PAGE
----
July 21, 2016
Dr. Claire Stephenson and Dr. Caroline Harris published "An Assessment of Dietary Exposure to Glyphosate Using Reﬁned Deterministic and Probabilistic Methods," in Food and Chemical Toxicology.
Glyphosate is a herbicide used to control broad-leaved weeds. Some uses of glyphosate in crop production can lead to residues of the active substance and related metabolites in food. The paper uses data on residue levels, processing information, and consumption patterns, to assess theoretical lifetime dietary exposure to glyphosate.
Initial estimates were made assuming exposure to the highest permitted residue levels in foods. These intakes were then reﬁned using median residue levels from trials, processing information, and monitoring data to achieve a more realistic estimate of exposure. Estimates were made using deterministic and probabilistic methods. Exposures were compared to the acceptable daily intake (ADI), the amount of a substance that can be consumed daily without an appreciable health risk.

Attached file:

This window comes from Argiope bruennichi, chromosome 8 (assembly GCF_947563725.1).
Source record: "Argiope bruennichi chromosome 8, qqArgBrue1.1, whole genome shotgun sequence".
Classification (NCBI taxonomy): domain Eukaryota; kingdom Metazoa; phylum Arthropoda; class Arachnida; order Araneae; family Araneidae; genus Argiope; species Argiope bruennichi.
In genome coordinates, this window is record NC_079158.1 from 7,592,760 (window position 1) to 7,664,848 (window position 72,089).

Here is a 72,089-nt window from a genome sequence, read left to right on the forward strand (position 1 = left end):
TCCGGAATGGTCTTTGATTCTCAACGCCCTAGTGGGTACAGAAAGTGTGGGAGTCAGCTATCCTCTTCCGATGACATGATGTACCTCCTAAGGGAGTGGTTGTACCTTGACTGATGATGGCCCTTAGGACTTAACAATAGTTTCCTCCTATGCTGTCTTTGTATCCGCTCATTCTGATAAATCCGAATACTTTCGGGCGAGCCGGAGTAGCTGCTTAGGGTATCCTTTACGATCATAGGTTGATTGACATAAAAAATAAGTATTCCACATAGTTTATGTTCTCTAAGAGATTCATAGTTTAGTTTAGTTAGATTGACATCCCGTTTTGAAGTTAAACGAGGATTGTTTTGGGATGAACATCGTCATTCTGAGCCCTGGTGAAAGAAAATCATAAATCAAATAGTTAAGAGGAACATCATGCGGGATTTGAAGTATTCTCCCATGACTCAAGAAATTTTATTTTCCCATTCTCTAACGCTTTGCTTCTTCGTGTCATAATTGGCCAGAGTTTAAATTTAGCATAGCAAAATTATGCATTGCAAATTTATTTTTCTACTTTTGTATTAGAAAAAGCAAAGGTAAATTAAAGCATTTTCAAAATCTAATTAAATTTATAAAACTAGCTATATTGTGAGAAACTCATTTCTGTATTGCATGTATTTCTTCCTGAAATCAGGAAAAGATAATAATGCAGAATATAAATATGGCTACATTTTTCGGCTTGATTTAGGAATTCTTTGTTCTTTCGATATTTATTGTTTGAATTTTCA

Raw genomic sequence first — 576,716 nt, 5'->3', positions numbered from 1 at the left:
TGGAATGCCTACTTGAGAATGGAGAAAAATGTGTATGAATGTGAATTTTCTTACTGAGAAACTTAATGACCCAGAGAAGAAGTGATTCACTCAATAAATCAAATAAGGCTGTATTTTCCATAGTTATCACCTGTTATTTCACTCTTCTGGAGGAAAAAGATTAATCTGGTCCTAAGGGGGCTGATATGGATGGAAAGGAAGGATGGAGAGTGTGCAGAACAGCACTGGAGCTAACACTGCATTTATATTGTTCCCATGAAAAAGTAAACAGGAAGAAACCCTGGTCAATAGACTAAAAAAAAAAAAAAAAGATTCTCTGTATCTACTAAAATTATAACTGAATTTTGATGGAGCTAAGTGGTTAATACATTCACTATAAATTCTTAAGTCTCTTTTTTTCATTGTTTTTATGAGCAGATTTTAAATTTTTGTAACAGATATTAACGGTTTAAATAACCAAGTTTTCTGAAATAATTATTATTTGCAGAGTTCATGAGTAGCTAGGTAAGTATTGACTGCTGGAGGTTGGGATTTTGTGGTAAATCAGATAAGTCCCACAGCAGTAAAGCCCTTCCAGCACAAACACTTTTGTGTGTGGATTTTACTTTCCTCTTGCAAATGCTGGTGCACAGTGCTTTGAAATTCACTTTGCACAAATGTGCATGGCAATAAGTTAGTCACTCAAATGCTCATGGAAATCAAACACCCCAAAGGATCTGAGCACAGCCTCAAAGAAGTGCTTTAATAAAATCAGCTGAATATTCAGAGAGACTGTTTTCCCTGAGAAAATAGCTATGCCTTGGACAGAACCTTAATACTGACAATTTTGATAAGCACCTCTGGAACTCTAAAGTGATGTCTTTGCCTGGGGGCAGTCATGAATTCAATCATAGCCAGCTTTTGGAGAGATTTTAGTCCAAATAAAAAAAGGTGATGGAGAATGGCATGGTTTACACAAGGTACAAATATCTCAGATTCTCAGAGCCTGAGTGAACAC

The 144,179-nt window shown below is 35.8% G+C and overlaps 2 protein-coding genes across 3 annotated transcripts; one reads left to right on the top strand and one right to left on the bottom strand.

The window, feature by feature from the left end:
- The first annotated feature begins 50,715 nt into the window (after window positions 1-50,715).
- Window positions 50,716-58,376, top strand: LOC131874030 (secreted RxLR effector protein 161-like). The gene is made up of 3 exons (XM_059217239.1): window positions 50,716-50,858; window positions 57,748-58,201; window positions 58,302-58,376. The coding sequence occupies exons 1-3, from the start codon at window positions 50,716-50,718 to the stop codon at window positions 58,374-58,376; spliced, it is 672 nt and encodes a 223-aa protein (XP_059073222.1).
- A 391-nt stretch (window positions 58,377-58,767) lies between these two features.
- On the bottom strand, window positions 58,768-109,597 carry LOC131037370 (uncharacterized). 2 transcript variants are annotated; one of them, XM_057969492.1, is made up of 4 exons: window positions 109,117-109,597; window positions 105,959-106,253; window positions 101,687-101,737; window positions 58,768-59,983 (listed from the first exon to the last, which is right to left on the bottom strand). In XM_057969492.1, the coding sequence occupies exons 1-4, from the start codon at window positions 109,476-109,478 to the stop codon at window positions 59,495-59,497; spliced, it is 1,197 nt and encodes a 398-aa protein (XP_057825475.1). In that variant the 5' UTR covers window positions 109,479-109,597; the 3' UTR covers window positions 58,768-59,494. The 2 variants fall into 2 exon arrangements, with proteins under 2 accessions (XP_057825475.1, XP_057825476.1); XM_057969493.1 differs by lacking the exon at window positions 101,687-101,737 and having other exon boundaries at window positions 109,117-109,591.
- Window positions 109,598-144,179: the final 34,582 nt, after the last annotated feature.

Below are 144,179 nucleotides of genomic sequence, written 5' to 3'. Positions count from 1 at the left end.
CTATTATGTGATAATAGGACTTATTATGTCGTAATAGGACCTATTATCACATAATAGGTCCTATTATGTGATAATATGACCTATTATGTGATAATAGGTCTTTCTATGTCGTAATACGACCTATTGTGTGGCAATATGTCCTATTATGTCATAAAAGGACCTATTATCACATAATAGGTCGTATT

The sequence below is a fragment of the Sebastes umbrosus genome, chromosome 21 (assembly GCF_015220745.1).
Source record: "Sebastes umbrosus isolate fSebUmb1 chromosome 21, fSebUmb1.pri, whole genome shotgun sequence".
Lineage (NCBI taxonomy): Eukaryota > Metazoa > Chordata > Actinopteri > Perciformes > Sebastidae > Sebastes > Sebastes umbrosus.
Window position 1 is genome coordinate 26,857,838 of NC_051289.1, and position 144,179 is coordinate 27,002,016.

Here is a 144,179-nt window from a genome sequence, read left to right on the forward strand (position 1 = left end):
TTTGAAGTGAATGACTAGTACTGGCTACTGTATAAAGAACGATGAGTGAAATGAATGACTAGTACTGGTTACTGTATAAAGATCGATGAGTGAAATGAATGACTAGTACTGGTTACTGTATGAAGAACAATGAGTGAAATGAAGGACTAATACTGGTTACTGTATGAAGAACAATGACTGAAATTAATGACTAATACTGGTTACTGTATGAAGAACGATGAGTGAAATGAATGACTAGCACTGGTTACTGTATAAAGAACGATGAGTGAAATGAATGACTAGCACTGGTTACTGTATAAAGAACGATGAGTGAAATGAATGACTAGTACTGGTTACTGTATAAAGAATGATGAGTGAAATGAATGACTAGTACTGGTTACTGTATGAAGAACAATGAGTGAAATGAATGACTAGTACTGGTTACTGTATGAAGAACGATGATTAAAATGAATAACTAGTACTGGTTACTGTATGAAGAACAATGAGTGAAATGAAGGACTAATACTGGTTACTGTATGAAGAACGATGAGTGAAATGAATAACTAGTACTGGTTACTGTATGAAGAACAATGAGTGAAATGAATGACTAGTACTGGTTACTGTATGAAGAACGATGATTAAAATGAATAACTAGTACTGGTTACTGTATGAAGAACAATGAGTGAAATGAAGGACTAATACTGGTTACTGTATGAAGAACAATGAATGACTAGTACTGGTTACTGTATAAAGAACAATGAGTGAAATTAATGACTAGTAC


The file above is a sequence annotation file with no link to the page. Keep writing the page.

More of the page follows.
Reﬁned deterministic intakes for all consumers were at or below 2.1% of the ADI. Variations were due to cultural differences in consumption patterns and the level of aggregation of the dietary information in calculation models, which allows reﬁnements for processing. Probabilistic exposure estimates ranged from 0.03% to 0.90% of the ADI, depending on whether optimistic or pessimistic assumptions were made in the calculations. Additional reﬁnements would be possible if further data on processing and from residues monitoring programs were available.
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